We’re now in the second half, and the urgency to score is rising.  You see B47 collect a knee-high ball by jumping and trapping, at which point B47 kicks the ball towards their waiting forwards.

A second after the ball is collected and launched (bang-bang play, 3 seconds duration total), you see A12 come in literally flying right through B47’s legs. 

B47 crashes to the ground rolling around in pain.

You Make the Call:

What is the Call?

What is the Restart?

What You Said:

Referee 1:

Depending on what type of contact I see will determine a card. A lunging movement which is excessive needs a red.  A careless maneuver gets yellow. Don’t let this go on.

Referee 2:

You are required to play under control.

DFK, YC, or RC as appropriate.

Referee 3:

If there is no advantage, blow the whistle. Make sure B47 is attended to. Caution for A12 illegal charge. Restart DFK from the spot of the foul.

Referee 4:

Is it a charging foul? Or a kicking foul? Needs to be at the least careless, in which case we have just a foul. If it rises to the level of reckless, then we have a caution to go with it; if excessive force then a red card to go with it.

The Answer:

First off, the contact was late.  Secondly, the contact was reckless.

A Caution is warranted to A12, along with a clear sign of “no more” to indicate this type of callous play will not be tolerated.

This has to be addressed and addressed fast.  If the referee fails to take action and sanction A12, Team B will find a way to “even the score.”  If this happens, game control will be lost.

For every card, it is good to think “What will I get for this card?”  Will it be a change in behavior of the players?  Will it be to reduce the temperature of the game?  Will it be to keep the game under control?  Or all of the above.  You should know what your objective is with each card you issue – not that you’ll tell the player or coaches.  Know what you think you are getting for every card.

The restart will be a Direct Free Kick, assuming you don’t issue allow for Advantage.  If you do opt for Advantage, make sure you talk with and Caution A12 before the next restart, or this can and will happen again, or worse yet, retaliation can occur.

The Weekly Soccer Referee Blog – Volume 14 Issue 32 – Late to the Play – Finally – A Chance to Mentor – USSF Referee Numbers Locally are LOW!

August 7, 2022

The Weekly Soccer Referee Blog

Sharpening Referee Knowledge and Judgment, One Week at a Time

Volume 14, Issue 32 – August 7, 2022

Please forward this Blog to your fellow soccer officials or tell them about it.  This is one of the tools we can use to keep sharp during the year.

The purpose of this Blog is so we can all learn from each other’s experience and by doing so, avoid mistakes, make more consistent calls, and do a better job. I don’t have to make any of this up – this is what happens on the pitch.

Quote of the Week:

“I can’t believe that is just a Caution.”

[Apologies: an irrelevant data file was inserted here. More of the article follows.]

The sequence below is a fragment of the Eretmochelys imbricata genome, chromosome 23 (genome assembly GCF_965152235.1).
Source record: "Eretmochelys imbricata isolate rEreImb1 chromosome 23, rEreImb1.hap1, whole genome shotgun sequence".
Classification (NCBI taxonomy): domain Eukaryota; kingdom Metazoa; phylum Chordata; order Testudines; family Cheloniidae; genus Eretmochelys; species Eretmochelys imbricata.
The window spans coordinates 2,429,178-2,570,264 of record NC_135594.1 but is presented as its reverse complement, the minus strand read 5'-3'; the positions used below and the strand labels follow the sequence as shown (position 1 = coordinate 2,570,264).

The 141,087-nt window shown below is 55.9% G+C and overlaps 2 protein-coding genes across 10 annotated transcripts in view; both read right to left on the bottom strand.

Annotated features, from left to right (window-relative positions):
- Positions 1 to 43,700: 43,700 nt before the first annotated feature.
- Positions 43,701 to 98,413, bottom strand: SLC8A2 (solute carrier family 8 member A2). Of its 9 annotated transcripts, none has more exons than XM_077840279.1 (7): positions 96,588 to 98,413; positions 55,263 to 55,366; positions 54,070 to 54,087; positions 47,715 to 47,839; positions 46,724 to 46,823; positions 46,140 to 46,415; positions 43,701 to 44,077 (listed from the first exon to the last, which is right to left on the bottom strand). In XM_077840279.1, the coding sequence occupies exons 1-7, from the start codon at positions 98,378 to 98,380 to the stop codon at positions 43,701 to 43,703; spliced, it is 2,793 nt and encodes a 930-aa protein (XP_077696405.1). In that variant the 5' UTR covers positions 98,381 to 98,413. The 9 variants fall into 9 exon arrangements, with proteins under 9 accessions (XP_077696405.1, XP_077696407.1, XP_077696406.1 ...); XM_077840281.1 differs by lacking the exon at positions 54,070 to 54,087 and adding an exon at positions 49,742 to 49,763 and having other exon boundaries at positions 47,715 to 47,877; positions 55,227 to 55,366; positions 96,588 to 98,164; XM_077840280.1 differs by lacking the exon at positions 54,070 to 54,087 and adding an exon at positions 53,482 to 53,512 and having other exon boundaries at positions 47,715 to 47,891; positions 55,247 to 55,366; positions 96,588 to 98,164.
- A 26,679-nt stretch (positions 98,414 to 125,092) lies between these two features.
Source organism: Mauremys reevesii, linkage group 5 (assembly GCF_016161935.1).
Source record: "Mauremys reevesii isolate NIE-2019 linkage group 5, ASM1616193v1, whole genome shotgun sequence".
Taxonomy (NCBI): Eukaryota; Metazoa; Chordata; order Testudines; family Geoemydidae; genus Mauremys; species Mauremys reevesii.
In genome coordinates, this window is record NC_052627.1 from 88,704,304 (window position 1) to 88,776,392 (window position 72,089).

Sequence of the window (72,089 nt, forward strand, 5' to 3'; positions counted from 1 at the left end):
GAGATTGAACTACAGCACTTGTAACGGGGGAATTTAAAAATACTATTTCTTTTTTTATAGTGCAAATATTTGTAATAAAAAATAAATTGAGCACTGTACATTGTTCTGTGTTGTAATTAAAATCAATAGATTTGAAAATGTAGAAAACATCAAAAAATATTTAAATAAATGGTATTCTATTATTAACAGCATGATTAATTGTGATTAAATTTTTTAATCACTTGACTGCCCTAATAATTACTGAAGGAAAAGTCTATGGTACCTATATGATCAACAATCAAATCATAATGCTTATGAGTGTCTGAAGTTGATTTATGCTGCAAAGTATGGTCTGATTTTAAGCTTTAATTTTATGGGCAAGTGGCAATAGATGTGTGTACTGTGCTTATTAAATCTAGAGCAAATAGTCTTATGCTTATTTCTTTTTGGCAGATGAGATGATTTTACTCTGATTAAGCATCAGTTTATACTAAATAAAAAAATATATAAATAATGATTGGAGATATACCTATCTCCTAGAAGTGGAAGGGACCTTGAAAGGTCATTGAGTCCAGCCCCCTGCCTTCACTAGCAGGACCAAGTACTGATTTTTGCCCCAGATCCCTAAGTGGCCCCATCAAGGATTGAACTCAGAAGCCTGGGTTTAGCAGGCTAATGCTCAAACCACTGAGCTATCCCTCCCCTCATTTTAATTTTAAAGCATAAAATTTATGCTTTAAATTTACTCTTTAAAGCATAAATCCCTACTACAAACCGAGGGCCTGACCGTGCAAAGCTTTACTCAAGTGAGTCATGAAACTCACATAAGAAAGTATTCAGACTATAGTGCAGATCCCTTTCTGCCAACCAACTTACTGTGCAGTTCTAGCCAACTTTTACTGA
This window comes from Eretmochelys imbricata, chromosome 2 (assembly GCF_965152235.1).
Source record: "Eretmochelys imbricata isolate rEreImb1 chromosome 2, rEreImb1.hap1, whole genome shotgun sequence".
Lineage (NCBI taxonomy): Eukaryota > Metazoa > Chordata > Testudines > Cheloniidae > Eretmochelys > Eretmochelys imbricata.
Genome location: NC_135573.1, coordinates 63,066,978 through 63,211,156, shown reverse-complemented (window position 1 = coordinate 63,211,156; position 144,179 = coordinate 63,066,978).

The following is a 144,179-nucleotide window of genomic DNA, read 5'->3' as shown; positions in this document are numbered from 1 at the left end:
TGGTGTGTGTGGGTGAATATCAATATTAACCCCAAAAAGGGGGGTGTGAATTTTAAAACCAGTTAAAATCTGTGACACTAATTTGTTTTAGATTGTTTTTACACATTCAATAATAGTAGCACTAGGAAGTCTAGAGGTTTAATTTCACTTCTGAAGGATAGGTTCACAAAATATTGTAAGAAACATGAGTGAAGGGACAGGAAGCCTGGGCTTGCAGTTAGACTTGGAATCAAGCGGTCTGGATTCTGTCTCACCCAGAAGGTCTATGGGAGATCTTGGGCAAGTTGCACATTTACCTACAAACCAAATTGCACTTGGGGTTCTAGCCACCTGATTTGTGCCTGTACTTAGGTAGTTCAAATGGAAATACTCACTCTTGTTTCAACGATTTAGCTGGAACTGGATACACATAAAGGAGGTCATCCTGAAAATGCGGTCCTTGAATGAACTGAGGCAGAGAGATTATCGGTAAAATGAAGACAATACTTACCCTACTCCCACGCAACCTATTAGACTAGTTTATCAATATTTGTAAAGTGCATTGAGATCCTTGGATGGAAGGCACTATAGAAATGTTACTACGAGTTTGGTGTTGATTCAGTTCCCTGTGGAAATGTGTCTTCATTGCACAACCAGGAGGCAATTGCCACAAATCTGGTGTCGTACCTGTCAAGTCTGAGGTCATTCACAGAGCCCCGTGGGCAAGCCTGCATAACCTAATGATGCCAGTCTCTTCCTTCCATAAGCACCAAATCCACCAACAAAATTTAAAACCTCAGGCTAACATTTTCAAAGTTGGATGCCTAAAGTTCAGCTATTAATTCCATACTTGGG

From the color commentators on last week’s question, which garnered a Caution for the high kicking player.

Low Numbers of Soccer Officials

I was doing some searches on the Soccer Ref listing on IHSA.

I looked at Rochelle – 1 (me) (out of 9,083 population)

I looked at DeKalb – 1 (pop: 42,961)

I looked back at Morris where there used to be 5 – None.  (2 of us moved, 2 of us died, one retired) (pop: 14,165)

I looked in Sycamore – 3 (pop: 17,990)

I fully realize that I’m looking in the smaller communities here, but that’s pretty low regarding numbers.

FINALLY – Got an Opportunity to Mentor New Officials!

This is why I signed up for the USSF Mentor program.  Saturday, I got a chance to work with the Illinois State Director of Instruction and 5 other mentors on the new USSF program for in-person training. 

The morning session had 53 attendees, and the afternoon session had around 53, so collectively we mentored around 106 new officials.

The drills were engaging – we could see each of the group’s skills improve noticeably during the day, as we built up their basic skills.  We worked on proper uniform wear and why, Center Referee whistles and skills, Assistant Referee signals (with actual flags) and skills, and even active offside drills where the AR worked with the center to make a call, or just as important, a non-call if the ball was deliberately kicked into the area by a defender.

The other station ran drills to provide the right signals, with a mentor holding up a pre-printed sign like “Foul” or “Throw in ->” to provide practice and practical experience.

One of the mentors was a National Referee candidate, who described his experience – and it wasn’t what you’d expect.  His comments were frank, candid and riveting as he described the process he has been through, while being very humble at the same time.  It was a great opening elevator speech for the new referees, and one I hope inspires some of them to stick with it and move up in the ranks.  Several of the new referees were talking with him after the class – I’d say he was a very effective speaker.

That leaves around 1600 officials who have to undergo this training.  I’d say 98% of the new officials had never held a flag in their hand until today, or a whistle.  They really appreciated the hands-on training and mentoring.

Next up, I’m mentoring for a day at an upcoming Crystal Lake Tournament on August 20th.

This Week’s Question – Late to the Play

On a recent MWPL game between two local rivals…

The Center has been doing a great job keeping the game moving and under control.  The game is scoreless, but not for lack of shots or effort.